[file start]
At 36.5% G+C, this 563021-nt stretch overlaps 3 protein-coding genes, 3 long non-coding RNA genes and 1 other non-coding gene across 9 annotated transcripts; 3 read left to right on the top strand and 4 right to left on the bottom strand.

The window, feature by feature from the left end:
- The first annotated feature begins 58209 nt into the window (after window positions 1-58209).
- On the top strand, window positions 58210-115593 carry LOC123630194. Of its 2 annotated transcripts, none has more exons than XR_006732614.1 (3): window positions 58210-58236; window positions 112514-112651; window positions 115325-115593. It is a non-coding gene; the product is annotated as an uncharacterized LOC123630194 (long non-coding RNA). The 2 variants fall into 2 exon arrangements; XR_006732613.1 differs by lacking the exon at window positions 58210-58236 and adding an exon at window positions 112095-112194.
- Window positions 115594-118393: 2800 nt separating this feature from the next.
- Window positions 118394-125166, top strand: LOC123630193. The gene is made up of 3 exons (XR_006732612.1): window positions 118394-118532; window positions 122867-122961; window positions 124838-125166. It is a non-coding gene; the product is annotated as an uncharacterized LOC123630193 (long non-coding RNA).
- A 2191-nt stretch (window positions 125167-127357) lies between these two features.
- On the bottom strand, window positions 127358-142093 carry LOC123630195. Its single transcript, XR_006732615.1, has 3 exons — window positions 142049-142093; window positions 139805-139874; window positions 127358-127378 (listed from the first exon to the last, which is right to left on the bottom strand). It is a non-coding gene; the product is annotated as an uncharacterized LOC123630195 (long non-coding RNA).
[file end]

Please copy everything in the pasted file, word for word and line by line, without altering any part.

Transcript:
At 36.5% G+C, this 563021-nt stretch overlaps 3 protein-coding genes, 3 long non-coding RNA genes and 1 other non-coding gene across 9 annotated transcripts; 3 read left to right on the top strand and 4 right to left on the bottom strand.

The window, feature by feature from the left end:
- The first annotated feature begins 58209 nt into the window (after window positions 1-58209).
- On the top strand, window positions 58210-115593 carry LOC123630194. Of its 2 annotated transcripts, none has more exons than XR_006732614.1 (3): window positions 58210-58236; window positions 112514-112651; window positions 115325-115593. It is a non-coding gene; the product is annotated as an uncharacterized LOC123630194 (long non-coding RNA). The 2 variants fall into 2 exon arrangements; XR_006732613.1 differs by lacking the exon at window positions 58210-58236 and adding an exon at window positions 112095-112194.
- Window positions 115594-118393: 2800 nt separating this feature from the next.
- Window positions 118394-125166, top strand: LOC123630193. The gene is made up of 3 exons (XR_006732612.1): window positions 118394-118532; window positions 122867-122961; window positions 124838-125166. It is a non-coding gene; the product is annotated as an uncharacterized LOC123630193 (long non-coding RNA).
- A 2191-nt stretch (window positions 125167-127357) lies between these two features.
- On the bottom strand, window positions 127358-142093 carry LOC123630195. Its single transcript, XR_006732615.1, has 3 exons — window positions 142049-142093; window positions 139805-139874; window positions 127358-127378 (listed from the first exon to the last, which is right to left on the bottom strand). It is a non-coding gene; the product is annotated as an uncharacterized LOC123630195 (long non-coding RNA).